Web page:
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Jack beach ratings
Quality on a good day: 3.5
Consistency of Surf: 4.5
Difficulty Level: 1.0
Wind and Kite Surfing: 1.0
Crowds: 3.5

Overall: 3.9

See all 18 ratings

Based on 2 votes. Vote


Surf Report Feed

Jack beach Swell Statistics, October: Surf with Light or Offshore Winds

This image shows only the swells directed at Jack beach that coincided with light winds or offshore conditions over a normal October. It is based on 2976 predictions, one every 3 hours. The direction of the spokes show where quality surf generating swell comes from. Five colours illustrate increasing wave sizes. Blue shows the smallest swells, less that 0.5m (1.5 feet) high. Green and yellow show increasing swell sizes and red illustrates the largest swells, greater than >3m (>10ft). In either graph, the area of any colour is proportional to how commonly that size swell occurs.

The diagram implies that the dominant swell direction, shown by the largest spokes, was NW, whereas the the most common wind blows from the N. The chart at the bottom shows the same thing but without direction information. For example, swells larger than 1.5 feet (0.5m) coincided with good wind conditions 35% of the time, equivalent to 11 days. Open sea swells exceeding >3m (>10ft) are unlikely to happen in a normal October but 6% of the time we expect swell in the range 2-3m (6.5-10ft) 6%, equivalent to (2 days). Taking into account the fraction of these swells that coincided with predicted offshore winds, and given the fact that Jack beach is exposed to open water swells, we calculate that clean surf can be found at Jack beach about 35% of the time and that surf is messed up by onshore wind 64% of the time. This is means that we expect 31 days with waves in a typical October, of which 11 days should be clean enough to surf.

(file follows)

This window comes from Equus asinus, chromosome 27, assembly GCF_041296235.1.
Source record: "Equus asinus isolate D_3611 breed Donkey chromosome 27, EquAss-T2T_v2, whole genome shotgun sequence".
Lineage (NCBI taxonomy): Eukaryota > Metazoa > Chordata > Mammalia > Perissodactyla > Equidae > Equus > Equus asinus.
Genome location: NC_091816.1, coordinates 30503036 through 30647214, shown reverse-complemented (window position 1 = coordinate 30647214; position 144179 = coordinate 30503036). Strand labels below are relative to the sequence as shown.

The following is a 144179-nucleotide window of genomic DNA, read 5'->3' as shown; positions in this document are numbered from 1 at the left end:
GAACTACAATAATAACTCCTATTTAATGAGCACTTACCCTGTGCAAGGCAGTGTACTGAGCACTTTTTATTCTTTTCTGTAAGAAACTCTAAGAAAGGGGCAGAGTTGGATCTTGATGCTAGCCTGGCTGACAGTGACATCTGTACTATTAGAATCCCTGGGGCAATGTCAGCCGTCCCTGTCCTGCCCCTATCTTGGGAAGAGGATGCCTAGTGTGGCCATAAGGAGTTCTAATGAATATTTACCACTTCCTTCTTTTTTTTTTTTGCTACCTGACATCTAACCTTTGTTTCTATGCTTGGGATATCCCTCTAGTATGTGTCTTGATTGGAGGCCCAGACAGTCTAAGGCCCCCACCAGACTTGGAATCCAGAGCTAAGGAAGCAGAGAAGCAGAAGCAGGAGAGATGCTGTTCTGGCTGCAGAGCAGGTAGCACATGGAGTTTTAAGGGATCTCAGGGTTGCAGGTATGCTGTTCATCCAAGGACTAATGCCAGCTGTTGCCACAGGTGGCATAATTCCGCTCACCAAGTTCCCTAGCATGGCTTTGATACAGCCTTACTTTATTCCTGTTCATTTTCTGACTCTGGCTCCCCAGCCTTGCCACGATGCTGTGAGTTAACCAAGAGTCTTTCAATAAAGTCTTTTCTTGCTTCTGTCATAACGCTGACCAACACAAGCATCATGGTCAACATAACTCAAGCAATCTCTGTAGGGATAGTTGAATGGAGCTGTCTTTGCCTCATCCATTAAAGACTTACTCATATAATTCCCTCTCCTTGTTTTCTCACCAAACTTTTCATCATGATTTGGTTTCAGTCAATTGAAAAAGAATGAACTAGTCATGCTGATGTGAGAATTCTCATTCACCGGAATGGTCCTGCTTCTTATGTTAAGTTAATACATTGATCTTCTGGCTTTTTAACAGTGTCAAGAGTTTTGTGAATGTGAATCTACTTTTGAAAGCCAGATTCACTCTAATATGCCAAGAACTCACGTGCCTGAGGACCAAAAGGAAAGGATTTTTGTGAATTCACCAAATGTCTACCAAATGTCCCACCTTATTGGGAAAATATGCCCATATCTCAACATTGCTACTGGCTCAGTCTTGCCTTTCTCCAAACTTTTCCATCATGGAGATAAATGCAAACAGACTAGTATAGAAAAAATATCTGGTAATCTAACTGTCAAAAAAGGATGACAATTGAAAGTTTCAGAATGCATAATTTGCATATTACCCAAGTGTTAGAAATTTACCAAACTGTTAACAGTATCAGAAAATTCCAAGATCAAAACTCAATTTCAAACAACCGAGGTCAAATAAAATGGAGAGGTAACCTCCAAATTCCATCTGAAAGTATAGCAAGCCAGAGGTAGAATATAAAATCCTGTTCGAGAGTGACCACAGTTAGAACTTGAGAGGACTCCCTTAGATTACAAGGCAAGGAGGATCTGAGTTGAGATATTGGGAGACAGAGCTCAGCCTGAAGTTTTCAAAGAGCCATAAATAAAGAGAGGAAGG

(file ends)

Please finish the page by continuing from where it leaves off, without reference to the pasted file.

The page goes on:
IMPORTANT: Beta version feature! Swell heights are open water values from NWW3. There is no attempt to model near-shore effects. Coastal wave heights will generally be less, especially if the break does not have unobstructed exposure to the open ocean.